Three brief thoughts on listening

I interviewed my dad last weekend. Interviewing is listening. Listening takes energy. I’ve learned that I need to consider my own energy level – and the energy level of the interviewee when I plan and do the interview. Afterwards, I’m pooped, especially if an interview comes in context of a family visit, which includes travel, setting up, interview, socializing, travel home.

I ran across two “listening” thoughts recently.

Listening is a lost art. “People aren’t really listening, they waiting for their turn to talk.  Or they’re formulating their talking points while someone else is talking.” Oral history is a cure for this. Or, if not a cure, a way to discover and battle those (”Well—” and “But—”) tendencies within yourself. One upside: You get to choose the topic that the other person talks about. Which, depending on the chit-chat tendencies of the person you’re interviewing, can be A Very Good Thing.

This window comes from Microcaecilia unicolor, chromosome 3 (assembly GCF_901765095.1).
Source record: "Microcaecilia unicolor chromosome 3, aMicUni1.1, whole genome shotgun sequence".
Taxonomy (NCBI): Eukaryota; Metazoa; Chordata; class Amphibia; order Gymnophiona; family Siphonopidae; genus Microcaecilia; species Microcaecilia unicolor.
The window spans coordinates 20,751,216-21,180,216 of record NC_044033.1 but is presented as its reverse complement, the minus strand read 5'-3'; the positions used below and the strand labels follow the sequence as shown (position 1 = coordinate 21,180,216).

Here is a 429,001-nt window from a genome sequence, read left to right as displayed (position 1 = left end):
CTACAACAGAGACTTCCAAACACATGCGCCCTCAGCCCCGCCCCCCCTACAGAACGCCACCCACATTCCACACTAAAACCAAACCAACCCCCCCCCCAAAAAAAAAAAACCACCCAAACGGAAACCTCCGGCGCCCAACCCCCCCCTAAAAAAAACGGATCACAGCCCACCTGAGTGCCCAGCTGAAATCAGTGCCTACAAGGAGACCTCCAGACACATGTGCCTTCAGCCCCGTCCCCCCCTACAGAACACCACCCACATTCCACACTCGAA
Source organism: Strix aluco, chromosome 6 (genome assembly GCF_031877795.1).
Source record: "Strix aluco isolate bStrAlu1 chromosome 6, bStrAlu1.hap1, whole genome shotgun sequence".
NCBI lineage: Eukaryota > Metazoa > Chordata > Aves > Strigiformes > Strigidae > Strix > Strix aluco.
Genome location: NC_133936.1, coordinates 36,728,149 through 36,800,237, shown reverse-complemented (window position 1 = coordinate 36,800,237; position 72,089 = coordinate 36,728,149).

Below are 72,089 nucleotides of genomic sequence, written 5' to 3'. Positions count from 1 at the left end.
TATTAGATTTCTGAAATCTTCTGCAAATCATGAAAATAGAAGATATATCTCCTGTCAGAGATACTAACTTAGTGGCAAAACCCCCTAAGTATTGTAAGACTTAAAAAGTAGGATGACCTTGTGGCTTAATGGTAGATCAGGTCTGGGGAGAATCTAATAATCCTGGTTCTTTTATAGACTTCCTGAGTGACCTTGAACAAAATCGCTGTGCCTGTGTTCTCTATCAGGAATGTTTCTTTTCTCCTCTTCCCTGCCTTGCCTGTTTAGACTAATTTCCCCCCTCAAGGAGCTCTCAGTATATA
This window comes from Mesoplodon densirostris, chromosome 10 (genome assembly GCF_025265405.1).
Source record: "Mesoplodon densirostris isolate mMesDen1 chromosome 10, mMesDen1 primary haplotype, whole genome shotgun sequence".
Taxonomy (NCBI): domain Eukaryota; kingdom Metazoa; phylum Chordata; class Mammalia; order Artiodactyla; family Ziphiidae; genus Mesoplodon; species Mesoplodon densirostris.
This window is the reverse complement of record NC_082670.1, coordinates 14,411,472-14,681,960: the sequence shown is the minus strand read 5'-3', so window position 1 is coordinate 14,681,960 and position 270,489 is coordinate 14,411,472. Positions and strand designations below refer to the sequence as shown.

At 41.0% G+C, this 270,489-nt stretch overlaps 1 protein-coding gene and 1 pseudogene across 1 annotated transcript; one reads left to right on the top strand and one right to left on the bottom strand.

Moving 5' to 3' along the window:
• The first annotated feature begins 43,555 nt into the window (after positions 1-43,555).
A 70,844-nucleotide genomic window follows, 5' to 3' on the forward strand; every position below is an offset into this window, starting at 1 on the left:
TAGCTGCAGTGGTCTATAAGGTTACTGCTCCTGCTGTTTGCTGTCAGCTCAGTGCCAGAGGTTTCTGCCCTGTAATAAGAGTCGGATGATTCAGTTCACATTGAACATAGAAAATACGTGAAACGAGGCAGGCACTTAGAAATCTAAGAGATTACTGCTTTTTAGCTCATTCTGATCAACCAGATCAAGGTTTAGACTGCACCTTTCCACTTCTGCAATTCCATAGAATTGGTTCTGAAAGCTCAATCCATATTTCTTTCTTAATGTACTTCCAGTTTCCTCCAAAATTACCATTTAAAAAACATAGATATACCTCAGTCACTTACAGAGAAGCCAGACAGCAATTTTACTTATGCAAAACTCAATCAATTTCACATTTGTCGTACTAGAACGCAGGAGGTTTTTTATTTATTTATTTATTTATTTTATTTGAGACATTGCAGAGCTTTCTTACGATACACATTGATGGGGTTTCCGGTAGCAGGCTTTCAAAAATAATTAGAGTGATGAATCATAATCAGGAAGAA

You don’t learn very much when you yourself are talking. That was one person’s highlight from a podcast interview held with Eric Schmidt, Google’s CEO, The context was business, but this came from Schmidt’s experience teaching a class at Stanford, and hearing quetions from students. Keeps him fresh. Worthwhile perspective on many levels.

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Posted by Susan A. Kitchens on March 23, 2007 in • Interviewing
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